This restrained but tight backdrop expertly complements the vocals of lead singer Victoria (the band doesn't use any last names), whose voice falls somewhere between the sheer beauty of Mazzy Star's Hope Sandoval and the warbly warmth of Bettie Serveert's Carol van Dijk. The simple lyrics hint at the band's limited English, which only adds to the songs' winsome innocence.
Standout tracks include the bouncy, pleasant opening cut "Teen Love"; the plaintive "Be Mine," which features a gorgeous trumpet solo toward the end; "Vacation," which skirts the very edge of cuteness without going overboard; and the irresistible "Give a Little," whose light and frothy playfulness gives way to a runaway guitar-harmonica swirl at the end. "Boyoubetterunow" is not an album that will blow your mind away with its brilliance, but it is guaranteed to put a smile on the face of the pop music fan with discriminating tastes. — J.S.


Ryde or Die Vol. II

(Ruff Ryders/Interscope)

The latest compilation from the Ruff Ryders family presents both the best and worst of modern hip-hop: It's catchy, it's hard-hitting and sometimes it's so tasteless you have to shut it off.
Producer Swizz Beatz, who's behind everyone from Jay-Z to Snoop Dogg nowadays, lays down simple, jerking beats for this ultra-violent collection, which promotes younger members of the Ruff Ryders crew like the Lox and poorly named newcomer Yung Wun much more than in Vol. I. That means only one song each from DMX ("The Great") and Eve, whose battling duet with Jadakiss, "Got It All," is the standout track, and nothing at all from Jay-Z. Even with guest appearances from Snoop, Redman and Method Man, the focus on less-established artists hurts the appeal.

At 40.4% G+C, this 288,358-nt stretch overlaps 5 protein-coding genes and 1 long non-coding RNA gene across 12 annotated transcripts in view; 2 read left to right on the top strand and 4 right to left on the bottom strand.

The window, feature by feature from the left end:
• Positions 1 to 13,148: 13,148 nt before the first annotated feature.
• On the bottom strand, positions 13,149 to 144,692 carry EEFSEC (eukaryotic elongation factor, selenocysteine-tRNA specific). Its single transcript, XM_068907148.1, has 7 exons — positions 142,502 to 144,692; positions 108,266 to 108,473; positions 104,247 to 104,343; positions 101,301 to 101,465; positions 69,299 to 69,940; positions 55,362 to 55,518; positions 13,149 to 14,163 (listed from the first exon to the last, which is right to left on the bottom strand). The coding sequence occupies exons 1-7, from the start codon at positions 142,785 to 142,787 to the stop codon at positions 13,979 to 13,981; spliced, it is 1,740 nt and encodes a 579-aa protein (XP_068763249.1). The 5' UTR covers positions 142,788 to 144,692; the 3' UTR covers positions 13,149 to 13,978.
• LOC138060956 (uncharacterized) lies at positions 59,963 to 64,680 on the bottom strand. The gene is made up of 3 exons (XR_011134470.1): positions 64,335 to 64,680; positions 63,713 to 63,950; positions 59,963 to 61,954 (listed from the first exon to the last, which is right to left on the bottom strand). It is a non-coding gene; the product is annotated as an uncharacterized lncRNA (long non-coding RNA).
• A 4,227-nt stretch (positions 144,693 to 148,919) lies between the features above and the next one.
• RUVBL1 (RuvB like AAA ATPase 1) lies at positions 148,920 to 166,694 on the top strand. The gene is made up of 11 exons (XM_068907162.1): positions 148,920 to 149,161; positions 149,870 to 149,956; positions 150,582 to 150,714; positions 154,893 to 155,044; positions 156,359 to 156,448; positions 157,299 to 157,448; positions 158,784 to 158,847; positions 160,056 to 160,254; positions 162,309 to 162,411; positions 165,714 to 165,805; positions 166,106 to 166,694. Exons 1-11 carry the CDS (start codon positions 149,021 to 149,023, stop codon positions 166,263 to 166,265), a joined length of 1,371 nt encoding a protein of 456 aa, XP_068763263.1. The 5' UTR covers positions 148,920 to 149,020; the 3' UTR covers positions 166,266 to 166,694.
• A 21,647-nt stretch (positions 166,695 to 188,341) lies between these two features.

Still, besides some duds from Yung Wun and the mediocre-at-best Drag On, there's some real gems here. "WW III," in which Snoop makes his play, starts the album off with a bang, and the Busta Rhymes song, "Fright Night," is a keeper.
As usual, there are moments the album can do without. One skit makes Eminem look like a women's advocate. And take, for instance, this rhyme from the Lox's Jadakiss: "I got 'em looking for my solo album like Kennedy Jr." After that line, sure you do.— Scott Silverstein


Songs From an American Movie Vol. One: Learning How to Smile(Capitol)

Art Alexakis' objective with this album is Everclear, but the reason why the frontman strayed away from his group's normal formula for this concept album isn't. Not that change is a bad thing in this case.
The trio slows it down for what serves as the first half of the soundtrack for "American Movie" to create an ode to pop culture in America. Anyone expecting the noisy modern rock for which Everclear is known for will be sorely disappointed, but those willing to delve in anyway will find a personal pop album written mostly by Mr. Alexakis that's just as intriguing.
The album finds its roots in everything from bluegrass to rap. It begins with the title track, a countrified, reflective ballad, and bursts immediately into the hip-hop-flavored "Here We Go Again," fresh with a sample from Public Enemy. The experiments continue with the sample of "Mr. Big Stuff" by Jean Knight in the '70s-flavored "AM Radio" and the first single, "Wonderful," Everclear's take on modern pop.
The biggest disappointment is the cover of Van Morrison's "Brown Eyed Girl," a good idea that falls flat perhaps because the majority of the album is so autobiographical. And that's the best part of "Learning How to Smile": Except for the one flop, Mr. Alexakis stays true to himself without sacrificing any of the adventure of the album. (For those wanting vintage Everclear, the band will release "Vol. Two: Good Time for a Bad Attitude" later this year.) — S.S.